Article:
Matić D, Vlahović M, Kolarević S, Mataruga VP, Ilijin L, Mrdaković M, Vuković-Gačić B (2016) Genotoxic effects of cadmium and influence on fitness components of Lymantria dispar caterpillars. Environ Pollut 218:1270–1277Google Scholar
  66. 66.
    Kračun-Kolarević M, Kolarević S, Atanacković A, Marković V, Gačić Z, Paunović M, Vuković-Gačić B (2015) Effects of 5-fluorouracil, etoposide and CdCl2 in aquatic Oligochaeta Limnodrilus udekemianus Claparede (Tubificidae) measured by comet assay. Water Air Soil Pollut 226:1–9Google Scholar
  67. 67.
    Aborgiba M, Kostić J, Kolarević S, Kračun-Kolarević M, Elbahi S, Knežević-Vukčević J, Lenhardt M, Paunović M, Gačić Z, Vuković-Gačić B (2016) Flooding modifies the genotoxic effects of pollution on a worm, a mussel and two fish species from the Sava River. Sci Total Environ 540:358–367Google Scholar
  68. 68.
    Scholz S, Fischer S, Gündel U, Küster E, Luckenbach T, Voelker D (2008) The zebrafish embryo model in environmental risk assessment – applications beyond acute toxicity testing. Environ Sci Pollut Res 15(5):394–404Google Scholar
  69. 69.
    Jarvis RB, Knowles JF (2003) DNA damage in zebrafish larvae induced by exposure to low-dose rate γ-radiation: detection by the alkaline comet assay. Mutat Res 541(1–2):63–69Google Scholar
  70. 70.
    Kosmehl T, Hallare AV, Reifferscheid G, Manz W, Braunbeck T, Hollert H (2006) A novel contact assay for testing genotoxicity of chemicals and whole sediments in zebrafish embryos. Environ Toxicol Chem 25(8):2097–2106Google Scholar
  71. 71.
    Kosmehl T, Krebs F, Manz W, Braunbeck T, Hollert H (2007) Differentiation between bioavailable and total hazard potential of sediment-induced DNA fragmentation as measured by the comet assay with zebrafish embryos. J Soil Sediment 7(6):377–387Google Scholar
  72. 72.
    Kosmehl T, Hallare AV, Braunbeck T, Hollert H (2008) DNA damage induced by genotoxicants in zebrafish (Danio rerio) embryos after contact exposure to freeze-dried sediment and sediment extracts from Laguna Lake (The Philippines) as measured by the comet assay. Mutat Res 650(1):1–14Google Scholar
  73. 73.
    Eleršek T, Plazar J, Filipič M (2013) A method for the assessment of DNA damage in individual, one day old, zebrafish embryo (Danio rerio), without prior cell isolation. Toxicol In Vitro 27(8):2156–2159Google Scholar
  74. 74.
    Hollert H, Keiter S, König N, Rudolf M, Ulrich M, Braunbeck T (2003) A new sediment contact assay to assess particle-bound pollutants using zebrafish (Danio rerio) embryos. J Soil Sediment 3(3):197Google Scholar
  75. 75.
    Levan A (1938) The effect of colchicine on root mitoses in Allium. ~. Hereditas 24:471–486Google Scholar
  76. 76.
    Fiskesjo G (1985) The Allium test as a standard in environmental monitoring. Hereditas 102:99–112Google Scholar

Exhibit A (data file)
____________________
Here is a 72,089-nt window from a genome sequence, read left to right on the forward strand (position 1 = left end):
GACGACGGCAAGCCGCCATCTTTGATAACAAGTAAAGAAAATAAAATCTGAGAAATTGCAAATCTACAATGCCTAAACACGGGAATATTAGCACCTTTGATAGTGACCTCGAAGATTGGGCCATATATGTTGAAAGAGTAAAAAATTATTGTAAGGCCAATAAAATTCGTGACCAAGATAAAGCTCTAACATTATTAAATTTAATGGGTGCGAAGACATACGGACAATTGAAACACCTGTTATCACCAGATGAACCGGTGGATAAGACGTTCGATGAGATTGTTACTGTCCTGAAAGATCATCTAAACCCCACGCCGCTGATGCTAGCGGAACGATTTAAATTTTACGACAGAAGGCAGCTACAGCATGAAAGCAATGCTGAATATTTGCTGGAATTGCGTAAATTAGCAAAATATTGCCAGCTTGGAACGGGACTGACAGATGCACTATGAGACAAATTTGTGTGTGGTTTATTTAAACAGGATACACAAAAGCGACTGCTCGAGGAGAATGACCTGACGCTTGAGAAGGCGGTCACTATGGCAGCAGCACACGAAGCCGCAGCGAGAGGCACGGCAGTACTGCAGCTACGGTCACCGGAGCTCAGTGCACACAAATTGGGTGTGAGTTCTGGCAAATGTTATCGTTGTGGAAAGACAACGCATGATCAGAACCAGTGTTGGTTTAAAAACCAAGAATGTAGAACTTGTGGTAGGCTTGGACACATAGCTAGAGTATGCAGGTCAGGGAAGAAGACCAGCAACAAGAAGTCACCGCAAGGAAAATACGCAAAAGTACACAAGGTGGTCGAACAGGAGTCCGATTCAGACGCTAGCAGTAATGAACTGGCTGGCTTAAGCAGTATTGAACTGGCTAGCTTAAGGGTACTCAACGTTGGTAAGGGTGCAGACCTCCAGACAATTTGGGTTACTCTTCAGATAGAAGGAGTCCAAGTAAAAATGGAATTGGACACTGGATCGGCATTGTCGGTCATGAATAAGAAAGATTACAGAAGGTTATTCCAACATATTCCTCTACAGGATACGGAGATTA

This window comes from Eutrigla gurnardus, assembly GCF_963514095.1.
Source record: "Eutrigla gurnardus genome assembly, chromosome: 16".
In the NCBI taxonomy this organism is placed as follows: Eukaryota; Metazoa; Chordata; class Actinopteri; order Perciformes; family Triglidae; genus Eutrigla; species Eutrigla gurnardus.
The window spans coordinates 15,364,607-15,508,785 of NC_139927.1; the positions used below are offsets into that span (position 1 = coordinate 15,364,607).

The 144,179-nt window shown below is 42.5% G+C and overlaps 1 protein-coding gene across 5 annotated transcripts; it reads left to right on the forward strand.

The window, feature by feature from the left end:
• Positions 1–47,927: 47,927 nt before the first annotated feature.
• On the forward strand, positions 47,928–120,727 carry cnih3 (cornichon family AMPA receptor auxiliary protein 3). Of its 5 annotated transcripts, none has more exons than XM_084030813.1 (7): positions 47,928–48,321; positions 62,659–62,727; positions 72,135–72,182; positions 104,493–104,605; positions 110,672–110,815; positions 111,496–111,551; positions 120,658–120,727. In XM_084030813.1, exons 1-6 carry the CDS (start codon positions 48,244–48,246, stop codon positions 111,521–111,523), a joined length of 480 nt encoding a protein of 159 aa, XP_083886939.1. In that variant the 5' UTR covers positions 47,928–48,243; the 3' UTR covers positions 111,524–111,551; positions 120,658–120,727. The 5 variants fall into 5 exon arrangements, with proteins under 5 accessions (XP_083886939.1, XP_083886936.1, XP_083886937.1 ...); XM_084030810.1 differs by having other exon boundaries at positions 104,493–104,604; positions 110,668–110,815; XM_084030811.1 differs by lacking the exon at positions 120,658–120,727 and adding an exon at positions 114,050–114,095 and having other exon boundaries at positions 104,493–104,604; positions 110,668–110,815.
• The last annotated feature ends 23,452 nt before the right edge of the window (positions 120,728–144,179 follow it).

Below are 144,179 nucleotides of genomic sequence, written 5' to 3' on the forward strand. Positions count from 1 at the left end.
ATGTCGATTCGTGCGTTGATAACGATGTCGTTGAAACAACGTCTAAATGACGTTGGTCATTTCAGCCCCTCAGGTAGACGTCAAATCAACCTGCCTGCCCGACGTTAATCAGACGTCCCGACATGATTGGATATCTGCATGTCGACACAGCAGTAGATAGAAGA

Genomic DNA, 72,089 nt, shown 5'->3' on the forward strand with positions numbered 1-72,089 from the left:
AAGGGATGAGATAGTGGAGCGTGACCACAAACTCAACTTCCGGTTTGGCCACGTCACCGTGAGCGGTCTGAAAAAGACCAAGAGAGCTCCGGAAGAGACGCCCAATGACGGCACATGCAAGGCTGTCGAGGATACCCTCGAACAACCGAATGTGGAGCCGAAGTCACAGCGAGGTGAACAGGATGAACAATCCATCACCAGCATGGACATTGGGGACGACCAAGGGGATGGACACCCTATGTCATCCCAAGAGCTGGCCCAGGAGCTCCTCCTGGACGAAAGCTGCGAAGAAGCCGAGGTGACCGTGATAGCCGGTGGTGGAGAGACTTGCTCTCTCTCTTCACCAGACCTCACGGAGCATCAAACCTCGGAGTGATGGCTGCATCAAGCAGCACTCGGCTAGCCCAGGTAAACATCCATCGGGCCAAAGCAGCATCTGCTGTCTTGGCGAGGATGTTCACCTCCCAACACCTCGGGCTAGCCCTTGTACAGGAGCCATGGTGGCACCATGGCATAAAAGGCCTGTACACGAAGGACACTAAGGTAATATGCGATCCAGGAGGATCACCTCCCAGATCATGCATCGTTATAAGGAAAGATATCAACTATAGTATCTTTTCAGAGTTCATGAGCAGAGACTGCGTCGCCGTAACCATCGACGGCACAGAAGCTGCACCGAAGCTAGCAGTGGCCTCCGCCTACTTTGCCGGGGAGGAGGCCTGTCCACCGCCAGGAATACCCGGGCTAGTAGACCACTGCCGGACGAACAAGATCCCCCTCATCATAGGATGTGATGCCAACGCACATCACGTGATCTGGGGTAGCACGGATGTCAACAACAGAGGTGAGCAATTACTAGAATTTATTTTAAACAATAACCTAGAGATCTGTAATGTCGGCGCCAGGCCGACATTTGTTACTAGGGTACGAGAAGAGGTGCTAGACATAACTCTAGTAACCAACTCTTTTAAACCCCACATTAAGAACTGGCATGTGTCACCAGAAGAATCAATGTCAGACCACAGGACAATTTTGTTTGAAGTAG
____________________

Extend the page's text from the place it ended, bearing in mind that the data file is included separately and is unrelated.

77. 77.
    Fiskesjo G (1985) Allium test on river water from brain and Saxdn before and after closure of a chemical factory. Ambio 14(2):99–I03Google Scholar
  78. 78.
    Bosio S, Laughinghouse IV HD (2012) Bioindicator of genotoxicity: the allium cepa test. Environ Contam.
  79. 79.
    Rank J, Nielsen MH (1994) Evaluation of the Allium anaphase-telophase test in relation to genotoxicity screening of industrial wastewater. Mutat Res 312:17–24Google Scholar
  80. 80.
    Chauhan LKS, Saxena PN, Gupta SK (1999) Cytogenetic effects of cypermethrin and fenvalerate on the root meristem cells of Allium cepa. Environ Exp Bot 42:181–189Google Scholar
  81. 81.
    Leme DM, Marin-Morales MA (2009) Allium cepa test in environmental monitoring: a review on its application. Mutat Res 682(1):71–81Google Scholar
  82. 82.
    Roberto MM, Jamal CM, Malaspina O, Marin-Morales MA (2016) Antigenotoxicity and antimutagenicity of ethanolic extracts of Brazilian green propolis and its main botanical source determined by the Allium cepa test system. Genet Mol Biol 39(2):257–269. Scholar
  83. 83.
    Vujošević M, Anđelković S, Savić G, Blagojević J (2008) Genotoxicity screening of the river Rasina in Serbia using the Allium anaphase–telophase test. Environ Monit Assess 147(1–3):75–81Google Scholar
  84. 84.
    Radić S, Stipaničev D, Vujčić V, Rajčić MM, Širac S, Pevalek-Kozlina B (2010) The evaluation of surface and wastewater genotoxicity using the Allium cepa test. Sci Total Environ 408(5):1228–1233Google Scholar
  85. 85.
    Ma T-H, Xu Z, Xu C, McConnell H, ValtierraRabago E, Adriana Arreola G, Zhang H (1995) The improved Allium/Vicia root tip micronucleus assay for clastogenicity of environmental pollutants. Mutat Res 334(2):185–195. Scholar
  86. 86.
    Dane F, Ekici N, Aktas YK (2006) The effect of waste water on root growth and mitosis in onion (Allium cepa) root apical meristem. Asian J Plant Sci 5(2):331–334Google Scholar
  87. 87.
    Abdissa Y, Tekalign T, Pant LM (2011) Growth, bulb yield and quality of onion (Allium cepa L.) as influenced by nitrogen and phosphorus fertilization on vertisol I. growth attributes, biomass production and bulb yield. Afr J Agric Res 6(14):3252–3258Google Scholar

Copyright information

© Springer Nature Switzerland AG 2019

Authors and Affiliations

  1. 1.Institute for Biological Research “Siniša Stanković” National Institute of Republic of SerbiaUniversity of BelgradeBelgradeSerbia
  2. 2.Chair of Microbiology, Center for Genotoxicology and Ecogenotoxicology, Faculty of BiologyUniversity of BelgradeBelgradeSerbia
  3. 3.Institute for Multidisciplinary ResearchUniversity of BelgradeBelgradeSerbia
  4. 4.Institute for Molecular Genetics and Genetic EngineeringUniversity of BelgradeBelgradeSerbia
  5. 5.Institute of Zoology, Faculty of BiologyUniversity of BelgradeBelgradeSerbia
  6. 6.Faculty of Science and MathematicsUniversity of MontenegroPodgoricaMontenegro

Personalised recommendations